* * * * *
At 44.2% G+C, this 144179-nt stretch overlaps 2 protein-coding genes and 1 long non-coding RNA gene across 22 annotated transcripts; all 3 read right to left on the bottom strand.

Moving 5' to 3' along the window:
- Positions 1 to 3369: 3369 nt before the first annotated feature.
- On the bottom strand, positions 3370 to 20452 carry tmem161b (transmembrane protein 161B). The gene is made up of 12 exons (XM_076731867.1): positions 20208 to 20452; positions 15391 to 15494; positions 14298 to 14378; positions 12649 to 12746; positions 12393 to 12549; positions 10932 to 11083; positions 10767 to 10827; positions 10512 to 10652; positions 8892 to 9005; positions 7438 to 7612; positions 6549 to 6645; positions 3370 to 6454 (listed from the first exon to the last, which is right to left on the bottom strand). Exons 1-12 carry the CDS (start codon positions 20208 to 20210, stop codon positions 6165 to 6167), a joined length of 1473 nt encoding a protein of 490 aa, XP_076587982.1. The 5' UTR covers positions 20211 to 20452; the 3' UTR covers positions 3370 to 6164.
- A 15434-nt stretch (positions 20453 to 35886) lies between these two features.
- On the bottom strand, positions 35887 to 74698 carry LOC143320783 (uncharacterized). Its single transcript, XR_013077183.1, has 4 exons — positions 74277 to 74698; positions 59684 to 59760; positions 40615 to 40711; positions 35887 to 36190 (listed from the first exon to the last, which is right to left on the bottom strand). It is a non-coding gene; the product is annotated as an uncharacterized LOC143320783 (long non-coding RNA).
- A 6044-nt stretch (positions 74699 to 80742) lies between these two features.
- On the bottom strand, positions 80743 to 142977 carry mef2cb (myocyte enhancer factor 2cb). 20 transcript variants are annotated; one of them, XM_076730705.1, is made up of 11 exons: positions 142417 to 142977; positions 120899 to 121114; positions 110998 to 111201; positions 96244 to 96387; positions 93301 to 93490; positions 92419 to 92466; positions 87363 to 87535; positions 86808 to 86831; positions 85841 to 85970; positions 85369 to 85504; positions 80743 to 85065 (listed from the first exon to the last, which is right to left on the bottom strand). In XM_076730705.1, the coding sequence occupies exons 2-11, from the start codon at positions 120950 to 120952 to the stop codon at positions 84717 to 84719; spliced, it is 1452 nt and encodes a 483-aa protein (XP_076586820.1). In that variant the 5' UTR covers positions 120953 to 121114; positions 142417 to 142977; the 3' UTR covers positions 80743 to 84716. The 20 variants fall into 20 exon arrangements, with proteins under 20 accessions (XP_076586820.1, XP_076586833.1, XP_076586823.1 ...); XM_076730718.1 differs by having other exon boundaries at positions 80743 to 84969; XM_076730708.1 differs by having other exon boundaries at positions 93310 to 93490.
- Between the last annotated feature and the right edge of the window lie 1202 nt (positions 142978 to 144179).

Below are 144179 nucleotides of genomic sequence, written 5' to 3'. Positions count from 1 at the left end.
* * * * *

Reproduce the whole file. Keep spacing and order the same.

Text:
At 44.2% G+C, this 144179-nt stretch overlaps 2 protein-coding genes and 1 long non-coding RNA gene across 22 annotated transcripts; all 3 read right to left on the bottom strand.

Moving 5' to 3' along the window:
- Positions 1 to 3369: 3369 nt before the first annotated feature.
- On the bottom strand, positions 3370 to 20452 carry tmem161b (transmembrane protein 161B). The gene is made up of 12 exons (XM_076731867.1): positions 20208 to 20452; positions 15391 to 15494; positions 14298 to 14378; positions 12649 to 12746; positions 12393 to 12549; positions 10932 to 11083; positions 10767 to 10827; positions 10512 to 10652; positions 8892 to 9005; positions 7438 to 7612; positions 6549 to 6645; positions 3370 to 6454 (listed from the first exon to the last, which is right to left on the bottom strand). Exons 1-12 carry the CDS (start codon positions 20208 to 20210, stop codon positions 6165 to 6167), a joined length of 1473 nt encoding a protein of 490 aa, XP_076587982.1. The 5' UTR covers positions 20211 to 20452; the 3' UTR covers positions 3370 to 6164.
- A 15434-nt stretch (positions 20453 to 35886) lies between these two features.
- On the bottom strand, positions 35887 to 74698 carry LOC143320783 (uncharacterized). Its single transcript, XR_013077183.1, has 4 exons — positions 74277 to 74698; positions 59684 to 59760; positions 40615 to 40711; positions 35887 to 36190 (listed from the first exon to the last, which is right to left on the bottom strand). It is a non-coding gene; the product is annotated as an uncharacterized LOC143320783 (long non-coding RNA).
- A 6044-nt stretch (positions 74699 to 80742) lies between these two features.
- On the bottom strand, positions 80743 to 142977 carry mef2cb (myocyte enhancer factor 2cb). 20 transcript variants are annotated; one of them, XM_076730705.1, is made up of 11 exons: positions 142417 to 142977; positions 120899 to 121114; positions 110998 to 111201; positions 96244 to 96387; positions 93301 to 93490; positions 92419 to 92466; positions 87363 to 87535; positions 86808 to 86831; positions 85841 to 85970; positions 85369 to 85504; positions 80743 to 85065 (listed from the first exon to the last, which is right to left on the bottom strand). In XM_076730705.1, the coding sequence occupies exons 2-11, from the start codon at positions 120950 to 120952 to the stop codon at positions 84717 to 84719; spliced, it is 1452 nt and encodes a 483-aa protein (XP_076586820.1). In that variant the 5' UTR covers positions 120953 to 121114; positions 142417 to 142977; the 3' UTR covers positions 80743 to 84716. The 20 variants fall into 20 exon arrangements, with proteins under 20 accessions (XP_076586820.1, XP_076586833.1, XP_076586823.1 ...); XM_076730718.1 differs by having other exon boundaries at positions 80743 to 84969; XM_076730708.1 differs by having other exon boundaries at positions 93310 to 93490.
- Between the last annotated feature and the right edge of the window lie 1202 nt (positions 142978 to 144179).

Below are 144179 nucleotides of genomic sequence, written 5' to 3'. Positions count from 1 at the left end.